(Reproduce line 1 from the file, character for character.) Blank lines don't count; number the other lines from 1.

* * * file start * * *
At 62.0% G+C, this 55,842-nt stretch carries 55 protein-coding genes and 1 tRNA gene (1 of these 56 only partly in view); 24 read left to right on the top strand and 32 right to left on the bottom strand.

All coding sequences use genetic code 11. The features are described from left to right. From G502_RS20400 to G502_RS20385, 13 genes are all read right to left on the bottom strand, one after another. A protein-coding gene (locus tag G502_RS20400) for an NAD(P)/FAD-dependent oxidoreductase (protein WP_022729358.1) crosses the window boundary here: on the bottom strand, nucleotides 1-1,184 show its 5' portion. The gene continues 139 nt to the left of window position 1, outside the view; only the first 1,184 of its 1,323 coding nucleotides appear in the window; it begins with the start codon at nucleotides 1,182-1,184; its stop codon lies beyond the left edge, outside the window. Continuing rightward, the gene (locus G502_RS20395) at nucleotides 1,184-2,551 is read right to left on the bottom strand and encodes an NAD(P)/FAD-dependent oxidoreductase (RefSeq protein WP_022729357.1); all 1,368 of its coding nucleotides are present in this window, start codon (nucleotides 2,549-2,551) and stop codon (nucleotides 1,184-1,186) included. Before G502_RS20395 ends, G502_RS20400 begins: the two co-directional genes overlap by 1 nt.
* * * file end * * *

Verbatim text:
At 62.0% G+C, this 55,842-nt stretch carries 55 protein-coding genes and 1 tRNA gene (1 of these 56 only partly in view); 24 read left to right on the top strand and 32 right to left on the bottom strand.